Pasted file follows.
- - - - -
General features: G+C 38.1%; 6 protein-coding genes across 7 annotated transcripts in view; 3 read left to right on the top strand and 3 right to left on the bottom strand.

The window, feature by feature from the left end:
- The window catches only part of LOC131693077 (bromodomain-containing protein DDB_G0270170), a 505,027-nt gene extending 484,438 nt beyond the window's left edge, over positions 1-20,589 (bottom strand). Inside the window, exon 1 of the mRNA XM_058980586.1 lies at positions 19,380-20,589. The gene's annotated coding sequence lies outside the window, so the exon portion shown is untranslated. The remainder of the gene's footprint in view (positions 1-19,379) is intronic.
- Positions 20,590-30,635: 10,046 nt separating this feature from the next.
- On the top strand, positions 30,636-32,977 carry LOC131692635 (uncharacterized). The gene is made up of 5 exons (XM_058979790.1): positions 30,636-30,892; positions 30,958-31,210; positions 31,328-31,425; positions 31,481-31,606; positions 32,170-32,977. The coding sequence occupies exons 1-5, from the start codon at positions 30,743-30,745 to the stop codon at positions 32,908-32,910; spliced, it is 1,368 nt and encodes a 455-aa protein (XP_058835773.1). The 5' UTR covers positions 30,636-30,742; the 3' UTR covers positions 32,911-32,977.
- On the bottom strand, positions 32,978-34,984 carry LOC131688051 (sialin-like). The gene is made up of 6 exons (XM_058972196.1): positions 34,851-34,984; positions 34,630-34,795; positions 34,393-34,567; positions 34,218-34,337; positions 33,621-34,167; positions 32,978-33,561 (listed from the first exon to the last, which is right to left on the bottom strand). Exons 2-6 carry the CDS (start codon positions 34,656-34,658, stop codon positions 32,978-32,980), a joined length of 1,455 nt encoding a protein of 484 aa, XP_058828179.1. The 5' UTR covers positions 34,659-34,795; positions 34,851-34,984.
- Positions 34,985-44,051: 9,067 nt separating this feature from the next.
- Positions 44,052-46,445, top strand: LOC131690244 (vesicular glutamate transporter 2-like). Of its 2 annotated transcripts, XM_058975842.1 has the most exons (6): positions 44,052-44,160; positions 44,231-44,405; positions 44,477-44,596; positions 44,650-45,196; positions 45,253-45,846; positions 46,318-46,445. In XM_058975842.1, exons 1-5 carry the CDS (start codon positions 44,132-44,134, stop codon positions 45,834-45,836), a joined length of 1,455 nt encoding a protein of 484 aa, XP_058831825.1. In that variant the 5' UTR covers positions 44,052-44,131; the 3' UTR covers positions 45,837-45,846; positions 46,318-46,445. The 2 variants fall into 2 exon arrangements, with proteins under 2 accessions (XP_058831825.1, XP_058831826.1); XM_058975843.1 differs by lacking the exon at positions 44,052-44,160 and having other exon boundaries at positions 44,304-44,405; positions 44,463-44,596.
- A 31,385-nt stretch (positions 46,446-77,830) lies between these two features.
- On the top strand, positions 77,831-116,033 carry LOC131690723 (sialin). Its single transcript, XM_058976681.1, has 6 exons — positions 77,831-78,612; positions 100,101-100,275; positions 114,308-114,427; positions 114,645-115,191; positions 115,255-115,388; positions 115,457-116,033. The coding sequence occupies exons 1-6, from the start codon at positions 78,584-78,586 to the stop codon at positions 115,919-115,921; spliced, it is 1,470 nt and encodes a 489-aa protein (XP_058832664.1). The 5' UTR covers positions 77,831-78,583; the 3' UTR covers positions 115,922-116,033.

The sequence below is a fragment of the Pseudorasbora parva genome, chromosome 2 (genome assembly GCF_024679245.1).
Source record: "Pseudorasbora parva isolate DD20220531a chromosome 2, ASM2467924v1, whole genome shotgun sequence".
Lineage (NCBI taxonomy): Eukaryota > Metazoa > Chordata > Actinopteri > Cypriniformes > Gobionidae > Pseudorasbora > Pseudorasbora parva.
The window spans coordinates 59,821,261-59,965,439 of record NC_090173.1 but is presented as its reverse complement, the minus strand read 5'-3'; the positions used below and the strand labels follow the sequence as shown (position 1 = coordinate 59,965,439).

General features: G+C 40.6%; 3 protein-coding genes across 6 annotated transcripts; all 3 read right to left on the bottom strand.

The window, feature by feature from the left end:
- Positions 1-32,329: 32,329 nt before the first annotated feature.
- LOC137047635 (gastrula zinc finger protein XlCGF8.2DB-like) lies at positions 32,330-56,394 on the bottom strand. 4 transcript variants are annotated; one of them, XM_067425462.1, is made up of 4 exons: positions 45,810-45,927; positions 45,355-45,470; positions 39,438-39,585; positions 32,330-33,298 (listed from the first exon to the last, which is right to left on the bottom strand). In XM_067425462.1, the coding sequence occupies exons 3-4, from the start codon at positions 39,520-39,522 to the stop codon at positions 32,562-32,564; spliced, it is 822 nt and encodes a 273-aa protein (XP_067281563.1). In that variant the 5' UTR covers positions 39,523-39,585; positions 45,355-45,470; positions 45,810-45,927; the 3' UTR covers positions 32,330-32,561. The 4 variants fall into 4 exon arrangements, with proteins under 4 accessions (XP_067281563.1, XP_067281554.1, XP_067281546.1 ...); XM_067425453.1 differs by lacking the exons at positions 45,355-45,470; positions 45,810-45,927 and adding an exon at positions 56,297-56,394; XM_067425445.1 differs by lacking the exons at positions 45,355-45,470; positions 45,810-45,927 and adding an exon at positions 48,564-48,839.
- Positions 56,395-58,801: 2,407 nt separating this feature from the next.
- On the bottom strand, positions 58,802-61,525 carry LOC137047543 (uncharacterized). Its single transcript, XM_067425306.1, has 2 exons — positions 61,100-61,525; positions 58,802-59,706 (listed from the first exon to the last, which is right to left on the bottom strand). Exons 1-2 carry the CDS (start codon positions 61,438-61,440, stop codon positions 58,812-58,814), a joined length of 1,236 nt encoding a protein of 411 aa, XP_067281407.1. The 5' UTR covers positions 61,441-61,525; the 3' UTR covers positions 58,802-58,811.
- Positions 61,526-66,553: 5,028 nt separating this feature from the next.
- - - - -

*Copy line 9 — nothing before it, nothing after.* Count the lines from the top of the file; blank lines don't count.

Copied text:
- A 31,385-nt stretch (positions 46,446-77,830) lies between these two features.